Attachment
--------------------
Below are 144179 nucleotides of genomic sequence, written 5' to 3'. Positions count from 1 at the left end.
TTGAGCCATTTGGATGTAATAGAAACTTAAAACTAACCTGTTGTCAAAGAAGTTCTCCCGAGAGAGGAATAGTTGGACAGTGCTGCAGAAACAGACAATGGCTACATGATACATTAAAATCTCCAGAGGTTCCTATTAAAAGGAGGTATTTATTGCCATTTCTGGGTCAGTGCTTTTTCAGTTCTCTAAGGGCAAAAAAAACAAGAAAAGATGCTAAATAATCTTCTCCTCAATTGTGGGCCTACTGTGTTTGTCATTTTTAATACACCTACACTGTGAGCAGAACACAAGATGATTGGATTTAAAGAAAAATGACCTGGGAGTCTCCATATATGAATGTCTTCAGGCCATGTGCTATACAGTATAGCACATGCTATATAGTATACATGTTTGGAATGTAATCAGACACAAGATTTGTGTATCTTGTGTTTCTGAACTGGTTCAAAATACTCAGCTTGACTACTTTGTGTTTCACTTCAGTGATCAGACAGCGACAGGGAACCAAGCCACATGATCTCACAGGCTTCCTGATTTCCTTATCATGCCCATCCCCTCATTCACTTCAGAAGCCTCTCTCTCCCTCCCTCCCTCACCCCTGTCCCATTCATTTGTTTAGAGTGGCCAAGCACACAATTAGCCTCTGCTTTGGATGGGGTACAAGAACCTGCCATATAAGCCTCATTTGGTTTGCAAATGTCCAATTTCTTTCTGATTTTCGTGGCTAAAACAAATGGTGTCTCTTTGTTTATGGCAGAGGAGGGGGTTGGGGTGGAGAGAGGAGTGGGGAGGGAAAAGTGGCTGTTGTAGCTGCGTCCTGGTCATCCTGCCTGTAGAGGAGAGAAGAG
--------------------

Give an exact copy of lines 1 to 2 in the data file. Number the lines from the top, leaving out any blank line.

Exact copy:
Below are 144179 nucleotides of genomic sequence, written 5' to 3'. Positions count from 1 at the left end.
TTGAGCCATTTGGATGTAATAGAAACTTAAAACTAACCTGTTGTCAAAGAAGTTCTCCCGAGAGAGGAATAGTTGGACAGTGCTGCAGAAACAGACAATGGCTACATGATACATTAAAATCTCCAGAGGTTCCTATTAAAAGGAGGTATTTATTGCCATTTCTGGGTCAGTGCTTTTTCAGTTCTCTAAGGGCAAAAAAAACAAGAAAAGATGCTAAATAATCTTCTCCTCAATTGTGGGCCTACTGTGTTTGTCATTTTTAATACACCTACACTGTGAGCAGAACACAAGATGATTGGATTTAAAGAAAAATGACCTGGGAGTCTCCATATATGAATGTCTTCAGGCCATGTGCTATACAGTATAGCACATGCTATATAGTATACATGTTTGGAATGTAATCAGACACAAGATTTGTGTATCTTGTGTTTCTGAACTGGTTCAAAATACTCAGCTTGACTACTTTGTGTTTCACTTCAGTGATCAGACAGCGACAGGGAACCAAGCCACATGATCTCACAGGCTTCCTGATTTCCTTATCATGCCCATCCCCTCATTCACTTCAGAAGCCTCTCTCTCCCTCCCTCCCTCACCCCTGTCCCATTCATTTGTTTAGAGTGGCCAAGCACACAATTAGCCTCTGCTTTGGATGGGGTACAAGAACCTGCCATATAAGCCTCATTTGGTTTGCAAATGTCCAATTTCTTTCTGATTTTCGTGGCTAAAACAAATGGTGTCTCTTTGTTTATGGCAGAGGAGGGGGTTGGGGTGGAGAGAGGAGTGGGGAGGGAAAAGTGGCTGTTGTAGCTGCGTCCTGGTCATCCTGCCTGTAGAGGAGAGAAGAG